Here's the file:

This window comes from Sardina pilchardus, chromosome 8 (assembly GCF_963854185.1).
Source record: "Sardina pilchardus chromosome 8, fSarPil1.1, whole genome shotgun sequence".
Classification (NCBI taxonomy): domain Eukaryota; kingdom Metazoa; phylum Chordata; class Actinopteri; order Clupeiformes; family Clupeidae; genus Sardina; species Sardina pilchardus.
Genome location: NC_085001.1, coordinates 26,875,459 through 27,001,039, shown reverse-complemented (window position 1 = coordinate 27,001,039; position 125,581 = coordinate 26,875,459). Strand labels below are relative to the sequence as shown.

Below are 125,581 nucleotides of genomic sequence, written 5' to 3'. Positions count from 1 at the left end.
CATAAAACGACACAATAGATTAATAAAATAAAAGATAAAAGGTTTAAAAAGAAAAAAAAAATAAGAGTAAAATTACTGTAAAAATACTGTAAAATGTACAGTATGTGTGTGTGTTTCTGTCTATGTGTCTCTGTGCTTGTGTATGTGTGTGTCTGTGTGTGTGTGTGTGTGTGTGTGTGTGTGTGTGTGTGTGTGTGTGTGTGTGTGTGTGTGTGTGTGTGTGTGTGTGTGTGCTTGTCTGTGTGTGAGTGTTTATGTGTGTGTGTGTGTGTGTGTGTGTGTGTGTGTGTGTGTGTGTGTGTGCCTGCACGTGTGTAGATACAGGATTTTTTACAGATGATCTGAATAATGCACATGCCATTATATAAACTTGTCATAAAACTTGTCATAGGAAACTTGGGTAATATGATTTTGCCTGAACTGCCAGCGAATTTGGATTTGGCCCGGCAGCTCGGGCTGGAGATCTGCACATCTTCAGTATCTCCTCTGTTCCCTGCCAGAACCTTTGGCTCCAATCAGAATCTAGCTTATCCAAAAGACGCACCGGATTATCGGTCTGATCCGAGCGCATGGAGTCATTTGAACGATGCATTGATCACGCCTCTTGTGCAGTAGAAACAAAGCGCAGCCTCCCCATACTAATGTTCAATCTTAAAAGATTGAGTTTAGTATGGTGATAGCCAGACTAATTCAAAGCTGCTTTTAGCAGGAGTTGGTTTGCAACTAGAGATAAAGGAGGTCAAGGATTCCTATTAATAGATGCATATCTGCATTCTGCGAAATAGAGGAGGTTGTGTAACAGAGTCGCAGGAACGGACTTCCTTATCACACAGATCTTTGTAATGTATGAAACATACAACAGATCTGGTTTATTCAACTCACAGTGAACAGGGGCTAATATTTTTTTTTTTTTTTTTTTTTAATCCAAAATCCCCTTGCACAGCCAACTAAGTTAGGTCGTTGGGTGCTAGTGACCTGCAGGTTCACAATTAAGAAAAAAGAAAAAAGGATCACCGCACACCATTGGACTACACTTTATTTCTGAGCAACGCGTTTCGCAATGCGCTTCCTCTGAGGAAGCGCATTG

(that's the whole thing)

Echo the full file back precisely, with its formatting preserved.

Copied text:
This window comes from Sardina pilchardus, chromosome 8 (assembly GCF_963854185.1).
Source record: "Sardina pilchardus chromosome 8, fSarPil1.1, whole genome shotgun sequence".
Classification (NCBI taxonomy): domain Eukaryota; kingdom Metazoa; phylum Chordata; class Actinopteri; order Clupeiformes; family Clupeidae; genus Sardina; species Sardina pilchardus.
Genome location: NC_085001.1, coordinates 26,875,459 through 27,001,039, shown reverse-complemented (window position 1 = coordinate 27,001,039; position 125,581 = coordinate 26,875,459). Strand labels below are relative to the sequence as shown.

Below are 125,581 nucleotides of genomic sequence, written 5' to 3'. Positions count from 1 at the left end.
CATAAAACGACACAATAGATTAATAAAATAAAAGATAAAAGGTTTAAAAAGAAAAAAAAAATAAGAGTAAAATTACTGTAAAAATACTGTAAAATGTACAGTATGTGTGTGTGTTTCTGTCTATGTGTCTCTGTGCTTGTGTATGTGTGTGTCTGTGTGTGTGTGTGTGTGTGTGTGTGTGTGTGTGTGTGTGTGTGTGTGTGTGTGTGTGTGTGTGTGTGTGTGTGTGTGTGCTTGTCTGTGTGTGAGTGTTTATGTGTGTGTGTGTGTGTGTGTGTGTGTGTGTGTGTGTGTGTGTGTGTGCCTGCACGTGTGTAGATACAGGATTTTTTACAGATGATCTGAATAATGCACATGCCATTATATAAACTTGTCATAAAACTTGTCATAGGAAACTTGGGTAATATGATTTTGCCTGAACTGCCAGCGAATTTGGATTTGGCCCGGCAGCTCGGGCTGGAGATCTGCACATCTTCAGTATCTCCTCTGTTCCCTGCCAGAACCTTTGGCTCCAATCAGAATCTAGCTTATCCAAAAGACGCACCGGATTATCGGTCTGATCCGAGCGCATGGAGTCATTTGAACGATGCATTGATCACGCCTCTTGTGCAGTAGAAACAAAGCGCAGCCTCCCCATACTAATGTTCAATCTTAAAAGATTGAGTTTAGTATGGTGATAGCCAGACTAATTCAAAGCTGCTTTTAGCAGGAGTTGGTTTGCAACTAGAGATAAAGGAGGTCAAGGATTCCTATTAATAGATGCATATCTGCATTCTGCGAAATAGAGGAGGTTGTGTAACAGAGTCGCAGGAACGGACTTCCTTATCACACAGATCTTTGTAATGTATGAAACATACAACAGATCTGGTTTATTCAACTCACAGTGAACAGGGGCTAATATTTTTTTTTTTTTTTTTTTTTAATCCAAAATCCCCTTGCACAGCCAACTAAGTTAGGTCGTTGGGTGCTAGTGACCTGCAGGTTCACAATTAAGAAAAAAGAAAAAAGGATCACCGCACACCATTGGACTACACTTTATTTCTGAGCAACGCGTTTCGCAATGCGCTTCCTCTGAGGAAGCGCATTG